BEETHOVEN in FanFaire
"Coffee, Cakes & Chamber Music"
- Rossetti Piano Quartet at
The Music Guild (LA)
UCLA Live - Christopher O'Riley's 'Time Has Told Me: A Nick Drake Tribute
San Francisco Opera's
"Dead Man Walking"
Opera News Giveaway
Rough Guide to Classical Music
Boston Symphony Orchestra's
"Cooking with Music"
The Movie Album
ARIA: opera without words
Soundtrack from "Scoop"
Merry! A Holiday Journey
Pride & Prejudice Soundtrack
Bostridge/Uchida: Die schöne MüllerinSusan Graham: Poemes de l'amour
Angela Gheorghiu's Puccini
Mein Herz brennt
Beethoven: Cello Sonatas
Operatica Xmas Classics
Vivica Genaux: Arias for Farinelli
Vivica Genaux: Bel canto Arias
Galina Gorchakova: Italian Arias
Susan Graham: C'est ça la vie
Hildegard Behrens/ FIDELIO
Anoushka Shankar: Live at Carnegie Hall
Nacar: Astor Piazzolla
Bride of the Wind: Alma Mahler
Quarteto Gelato's "Neapolitan Cafe"
Bernstein Live! CD Sampler
"Shadow Behind the Iron Sun"
Women Composers & the Men in Their Lives
sign up for:
USA UK DE FR
Buy sheet music
This month's CD Giveaway is a delightfully easy introduction to Beethoven's chamber music - which constitutes the greater part of the great composer's works (See Beethoven's compositions). The compositions for cello and piano are played by two of today's leading women musicians Maria Kliegel (cellist) and Nina Tichman (pianist) - both acclaimed masters of their crafts.
By chance, or perhaps by the performers' own conscious choice - both musicians having strong pedagogic interests - the selections on the CD serve to educate the listener on the two most important musical forms that Beethoven used to express his oft-emotionally-laden musical ideas: variations and the sonata.
The CD opens with a Mozartean theme: Beethoven's seldom heard Variations on "Ein Mädchen oder Weibchen" (a girl or a little wife) - a song from one of Mozart's most beloved operas, the enchanting Die Zauberflöte (The Magic Flute). The melody is taken from the bird-catcher Papageno's charming wish-song: unworthy of the enlightenment that awaits Prince Tamino, he wishes for a little wife of his own. The variations underscore the fact that while he lived in revolutionary times Beethoven was no iconoclast and indeed was quite open to adapting material from the masters of the past.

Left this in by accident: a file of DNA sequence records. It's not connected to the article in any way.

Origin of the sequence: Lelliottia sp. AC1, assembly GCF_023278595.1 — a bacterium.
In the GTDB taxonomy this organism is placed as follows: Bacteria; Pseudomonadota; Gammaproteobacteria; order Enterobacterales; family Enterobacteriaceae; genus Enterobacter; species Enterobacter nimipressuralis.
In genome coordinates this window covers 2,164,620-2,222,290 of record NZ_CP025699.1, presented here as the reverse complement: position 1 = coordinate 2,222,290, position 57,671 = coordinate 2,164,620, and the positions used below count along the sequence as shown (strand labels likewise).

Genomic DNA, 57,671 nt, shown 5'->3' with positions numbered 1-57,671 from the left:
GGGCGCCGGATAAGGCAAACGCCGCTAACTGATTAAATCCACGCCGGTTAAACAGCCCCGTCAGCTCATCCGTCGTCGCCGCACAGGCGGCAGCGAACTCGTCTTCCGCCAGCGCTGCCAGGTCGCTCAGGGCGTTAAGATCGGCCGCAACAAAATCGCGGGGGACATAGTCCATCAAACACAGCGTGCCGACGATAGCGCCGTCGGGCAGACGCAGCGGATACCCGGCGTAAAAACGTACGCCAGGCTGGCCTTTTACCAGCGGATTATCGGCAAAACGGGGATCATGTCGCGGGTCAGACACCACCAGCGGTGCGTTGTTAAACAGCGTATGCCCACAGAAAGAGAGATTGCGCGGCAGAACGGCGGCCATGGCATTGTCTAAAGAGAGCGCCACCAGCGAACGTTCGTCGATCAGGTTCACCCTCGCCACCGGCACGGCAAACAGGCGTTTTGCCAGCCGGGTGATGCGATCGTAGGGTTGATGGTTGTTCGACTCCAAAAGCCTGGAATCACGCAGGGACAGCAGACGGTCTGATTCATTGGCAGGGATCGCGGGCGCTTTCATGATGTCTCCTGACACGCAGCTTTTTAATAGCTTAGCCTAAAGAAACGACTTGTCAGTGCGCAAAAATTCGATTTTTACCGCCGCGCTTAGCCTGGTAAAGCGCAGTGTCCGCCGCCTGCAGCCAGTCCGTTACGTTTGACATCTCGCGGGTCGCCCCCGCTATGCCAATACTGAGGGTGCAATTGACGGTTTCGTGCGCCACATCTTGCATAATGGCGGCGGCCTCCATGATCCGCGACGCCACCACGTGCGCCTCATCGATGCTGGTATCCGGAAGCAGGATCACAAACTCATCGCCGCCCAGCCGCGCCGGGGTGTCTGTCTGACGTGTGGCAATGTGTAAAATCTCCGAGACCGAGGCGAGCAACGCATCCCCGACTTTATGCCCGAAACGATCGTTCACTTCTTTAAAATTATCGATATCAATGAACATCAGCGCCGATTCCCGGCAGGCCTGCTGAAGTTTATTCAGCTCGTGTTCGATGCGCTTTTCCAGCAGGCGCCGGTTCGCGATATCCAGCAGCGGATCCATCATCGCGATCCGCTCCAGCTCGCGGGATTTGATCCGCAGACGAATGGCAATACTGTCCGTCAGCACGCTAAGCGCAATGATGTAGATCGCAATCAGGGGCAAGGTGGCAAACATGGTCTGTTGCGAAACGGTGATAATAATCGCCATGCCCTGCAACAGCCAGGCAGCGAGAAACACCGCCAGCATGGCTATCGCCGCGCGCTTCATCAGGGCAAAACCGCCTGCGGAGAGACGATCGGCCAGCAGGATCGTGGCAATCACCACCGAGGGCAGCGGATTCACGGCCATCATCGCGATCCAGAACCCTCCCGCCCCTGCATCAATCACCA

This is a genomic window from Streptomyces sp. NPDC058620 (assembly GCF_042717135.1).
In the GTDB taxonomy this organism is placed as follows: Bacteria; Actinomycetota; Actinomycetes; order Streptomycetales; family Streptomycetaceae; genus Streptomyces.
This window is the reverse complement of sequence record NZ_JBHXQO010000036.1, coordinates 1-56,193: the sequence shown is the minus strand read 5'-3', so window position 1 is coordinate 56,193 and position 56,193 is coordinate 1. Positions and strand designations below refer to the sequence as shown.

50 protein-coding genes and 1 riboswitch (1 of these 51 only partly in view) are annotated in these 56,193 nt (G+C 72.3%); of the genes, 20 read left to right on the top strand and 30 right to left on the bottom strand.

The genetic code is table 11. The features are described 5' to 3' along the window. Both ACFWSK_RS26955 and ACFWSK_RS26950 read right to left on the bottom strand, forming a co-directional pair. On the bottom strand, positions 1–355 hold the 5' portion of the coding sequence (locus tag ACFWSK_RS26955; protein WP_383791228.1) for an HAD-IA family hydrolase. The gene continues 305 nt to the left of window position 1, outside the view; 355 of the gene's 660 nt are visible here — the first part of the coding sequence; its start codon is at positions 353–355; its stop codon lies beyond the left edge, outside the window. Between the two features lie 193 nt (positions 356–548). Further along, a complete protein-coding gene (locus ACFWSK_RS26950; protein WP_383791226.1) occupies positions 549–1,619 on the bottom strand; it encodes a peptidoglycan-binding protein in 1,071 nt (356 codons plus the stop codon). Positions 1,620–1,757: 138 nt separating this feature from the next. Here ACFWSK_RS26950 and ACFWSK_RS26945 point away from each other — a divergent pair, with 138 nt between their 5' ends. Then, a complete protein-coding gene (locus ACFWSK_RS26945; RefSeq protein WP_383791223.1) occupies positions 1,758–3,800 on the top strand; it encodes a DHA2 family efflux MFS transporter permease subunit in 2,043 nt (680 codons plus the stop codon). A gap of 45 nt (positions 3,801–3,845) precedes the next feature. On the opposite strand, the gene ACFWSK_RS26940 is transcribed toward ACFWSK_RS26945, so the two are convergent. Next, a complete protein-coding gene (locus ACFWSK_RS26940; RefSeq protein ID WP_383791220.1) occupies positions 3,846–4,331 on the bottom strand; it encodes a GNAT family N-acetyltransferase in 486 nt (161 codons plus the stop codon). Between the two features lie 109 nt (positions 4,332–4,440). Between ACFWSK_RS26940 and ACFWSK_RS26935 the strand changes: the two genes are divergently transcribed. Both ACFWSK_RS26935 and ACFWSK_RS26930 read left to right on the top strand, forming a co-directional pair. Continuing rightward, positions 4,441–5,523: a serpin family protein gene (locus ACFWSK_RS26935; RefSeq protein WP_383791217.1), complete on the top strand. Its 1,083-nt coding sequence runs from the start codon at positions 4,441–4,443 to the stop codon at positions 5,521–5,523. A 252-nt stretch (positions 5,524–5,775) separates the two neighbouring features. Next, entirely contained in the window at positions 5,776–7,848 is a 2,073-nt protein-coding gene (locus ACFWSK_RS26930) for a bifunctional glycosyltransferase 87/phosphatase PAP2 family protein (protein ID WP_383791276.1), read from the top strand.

Listen to tracks 1-13, and you will never again be unsure of what the term "variation" means.
(Click to hear some excerpts: Variation I; / Variation III; / Variation VII.)
It is the "morphing" from within, if you will, of a single melody through changes in harmony, rhythm or some other musical element, that (voila!) yields a series of transformations - at times clever, playful, whimsical and at other times richly expressive - rather like a musical kaleidoscope reflecting a fascinating pattern of thematically related sounds.
These variations are, structurally, the artistic opposite of the CD's main entrees: the Sonatas for Cello and Piano - in E flat major, Op. 64; and in A major No. 3, Op. 69. The element of drama is built into the more complex framework of the sonata form which consists of an organic progression of three or more movements that vary - indeed, sometimes contrast - in theme, tempo and mood. Click below to listen to some excerpts, and you'll get an idea of what the sonata form (in contrast to the variation form) is all about:
Op. 64 - Allegro con brio (track 14) / Op. 64 - Adagio (track 17) / Op. 64 - Finale: Allegro (track 19)
An interesting note about this particular sonata: While it was published in Beethoven's lifetime as an arrangement drawn from his String Trio, Opus 3 (which in turn possibly resulted from a commission for a string quartet), the markings on the title page did not specifically name Beethoven as the arranger, raising doubts about its authenticity. Nonetheless, it is a masterly arrangement and a case could be made that, at the very least, it passed muster with the master.
About the authenticity of the final piece on the CD there is no question. It was dedicated to Baron Ignaz von Gleichenstein, Beethoven's close friend, his ally in business and in courtship. The friendship ended when the Baron married the object of Beethoven's affection - could it be why Beethoven autographed the sonata with the words "Amid tears and sorrow"?
Again, listen to an excerpt from the final movement -
Op. 69 - Allegro vivace (track 23) -
played with the mastery and aplomb manifest in all the selections by the dynamic duo of Kliegel and Tichman.
Click for more information on BEETHOVEN / MOZART & THE MAGIC FLUTE.
Enter to WIN THIS CD.